London: Global equities rose Friday after heavy losses earlier this week, and the euro pulled further away from recent lows as crisis-hit Greece appeared to edge closer to a bailout, dealers said.
The London stock market gained 0.25%, Frankfurt added 0.78% and Paris won 0.26 in late morning European trade.
All three main markets had rallied Thursday on news that a Greek debt bailout was near, with sentiment also lifted by positive company results.
“Expectations of an announcement about a joint EU-IMF bailout of Greece within days have helped soothe investor anxiety about an imminent Greek default,” said CMC Markets analyst Michael Hewson.
“And (this) has seen the euro continuing to pull away from this week’s 12-month lows,” he added.
The euro jumped as high as $1.3307, up from $1.3244 in New York late Thursday, and after striking a one-year low of 1.3115 on Wednesday.
As pressure eased, Greek bond yields, indicating the price the government would have to pay to raise new money on financial markets, were stable.
The rate on 10-year paper came to 9.052% against 9.039% on Thursday. The yield on Wednesday soared to a record 11.142%.
Asian stocks rallied at the end of a tough week, with sentiment boosted by hopes that a Greek bailout is in sight. Tokyo bounced 1.21% higher and Hong Kong won 1.59% in value.
Greece, the European Union and the International Monetary Fund are “very close” to agreeing austerity measures needed to secure badly-needed loans, and a deal will be announced by Sunday, a Greek government source told AFP.
Fears over debt-laden Greece and the fiscal health of the eurozone have hammered global financial markets this week.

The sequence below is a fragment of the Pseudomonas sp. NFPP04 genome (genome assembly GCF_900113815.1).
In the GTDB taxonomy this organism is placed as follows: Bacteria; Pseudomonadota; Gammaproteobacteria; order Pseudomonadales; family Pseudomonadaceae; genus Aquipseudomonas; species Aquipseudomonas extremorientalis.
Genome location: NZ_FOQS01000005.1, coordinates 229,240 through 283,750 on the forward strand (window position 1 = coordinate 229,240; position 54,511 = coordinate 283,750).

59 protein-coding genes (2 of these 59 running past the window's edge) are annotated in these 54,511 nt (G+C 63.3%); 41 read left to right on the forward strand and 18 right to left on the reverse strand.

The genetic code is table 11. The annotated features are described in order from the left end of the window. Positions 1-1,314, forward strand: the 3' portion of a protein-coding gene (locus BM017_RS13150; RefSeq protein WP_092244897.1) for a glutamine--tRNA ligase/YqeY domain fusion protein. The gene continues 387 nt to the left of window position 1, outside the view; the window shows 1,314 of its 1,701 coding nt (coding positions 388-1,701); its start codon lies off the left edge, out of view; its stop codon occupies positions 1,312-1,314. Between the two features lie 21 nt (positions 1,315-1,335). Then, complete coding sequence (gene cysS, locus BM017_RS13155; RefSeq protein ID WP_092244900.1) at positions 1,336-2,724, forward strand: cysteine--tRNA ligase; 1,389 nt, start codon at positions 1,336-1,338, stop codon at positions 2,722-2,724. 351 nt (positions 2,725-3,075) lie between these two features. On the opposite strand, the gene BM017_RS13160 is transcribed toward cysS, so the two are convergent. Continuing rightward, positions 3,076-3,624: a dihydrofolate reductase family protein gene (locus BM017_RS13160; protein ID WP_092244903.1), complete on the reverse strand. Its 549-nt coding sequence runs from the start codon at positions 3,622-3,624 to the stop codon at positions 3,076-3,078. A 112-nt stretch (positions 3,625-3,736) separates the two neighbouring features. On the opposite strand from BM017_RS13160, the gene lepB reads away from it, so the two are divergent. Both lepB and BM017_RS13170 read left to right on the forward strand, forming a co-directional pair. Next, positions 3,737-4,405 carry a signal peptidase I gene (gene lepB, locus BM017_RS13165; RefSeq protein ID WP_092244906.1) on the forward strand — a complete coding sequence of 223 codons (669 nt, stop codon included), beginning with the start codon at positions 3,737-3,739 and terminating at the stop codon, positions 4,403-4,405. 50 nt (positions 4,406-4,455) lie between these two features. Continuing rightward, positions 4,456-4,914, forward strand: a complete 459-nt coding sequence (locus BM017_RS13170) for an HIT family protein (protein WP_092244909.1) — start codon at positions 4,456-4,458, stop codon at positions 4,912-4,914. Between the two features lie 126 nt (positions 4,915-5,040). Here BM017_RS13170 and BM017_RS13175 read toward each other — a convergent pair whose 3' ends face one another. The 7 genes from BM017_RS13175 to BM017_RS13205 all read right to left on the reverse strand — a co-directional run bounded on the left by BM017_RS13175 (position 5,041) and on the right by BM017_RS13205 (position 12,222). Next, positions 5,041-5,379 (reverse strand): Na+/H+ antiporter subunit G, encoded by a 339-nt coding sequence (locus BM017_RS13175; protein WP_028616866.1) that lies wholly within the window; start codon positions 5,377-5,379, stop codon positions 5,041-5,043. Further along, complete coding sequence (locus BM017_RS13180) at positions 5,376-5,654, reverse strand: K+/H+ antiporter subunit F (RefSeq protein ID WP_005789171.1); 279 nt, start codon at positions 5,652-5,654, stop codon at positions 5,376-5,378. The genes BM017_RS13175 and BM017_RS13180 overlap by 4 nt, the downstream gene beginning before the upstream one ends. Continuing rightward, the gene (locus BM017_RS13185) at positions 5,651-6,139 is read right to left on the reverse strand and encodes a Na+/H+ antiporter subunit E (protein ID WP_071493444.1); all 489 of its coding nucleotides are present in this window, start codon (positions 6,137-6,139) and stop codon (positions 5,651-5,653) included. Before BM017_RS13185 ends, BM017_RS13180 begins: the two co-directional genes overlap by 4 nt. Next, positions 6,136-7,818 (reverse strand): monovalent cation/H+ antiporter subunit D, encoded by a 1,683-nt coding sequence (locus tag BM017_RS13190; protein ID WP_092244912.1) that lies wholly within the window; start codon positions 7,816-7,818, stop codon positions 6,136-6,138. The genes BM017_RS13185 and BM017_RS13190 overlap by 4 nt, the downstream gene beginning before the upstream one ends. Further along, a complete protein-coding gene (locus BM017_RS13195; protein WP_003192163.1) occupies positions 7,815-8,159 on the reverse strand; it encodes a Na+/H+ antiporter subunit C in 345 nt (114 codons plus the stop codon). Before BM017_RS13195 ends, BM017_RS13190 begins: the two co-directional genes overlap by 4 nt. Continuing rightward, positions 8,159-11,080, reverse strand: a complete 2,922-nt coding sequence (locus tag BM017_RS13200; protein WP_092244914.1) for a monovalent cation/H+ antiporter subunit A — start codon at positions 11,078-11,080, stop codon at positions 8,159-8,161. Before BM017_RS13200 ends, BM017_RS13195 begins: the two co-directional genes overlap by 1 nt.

Markets were rocked on Tuesday after Standard & Poor’s slashed Greek debt ratings to junk status.
They took another heavy knock from rating downgrades to Portugal and Spain that sparked fears of contagion from the crisis in Athens.
“Reports suggest that some form of agreement has been reached in the negotiations on the Greek rescue package, involving additional budget cuts for €24 billion, or 10% of Greek GDP, spread over the next three years,” said Citi analyst Giada Giani in a note on Friday.
“However, doubts remain about the ability of the Greek government — already facing strong opposition from trade unions — to implement such draconian measures over such a short period of time.”
Social tensions mounted in Greece on Friday as the embattled government negotiated over the huge cuts in spending needed to save the country from a debt default.
Aside from Greece, traders were on tenterhooks before publication of US gross domestic product growth figures for the first three months of 2010.
“On the economic data front, US GDP numbers will be the highlight of the day and they are due to confirm that the US economy has returned to decent health,” said Capital Spreads analyst Simon Denham.
Wall Street had rallied on Thursday, with the Dow Jones Industrial Average soaring 1.10% as fears over the eurozone debt crisis ebbed and traders clawed back losses from earlier in the week.
Next week, financial markets in Tokyo will be closed from Monday to Wednesday due to national holidays.
London will be shut on Monday for a public holiday, before Britons head to the polls in a general election on 6 May.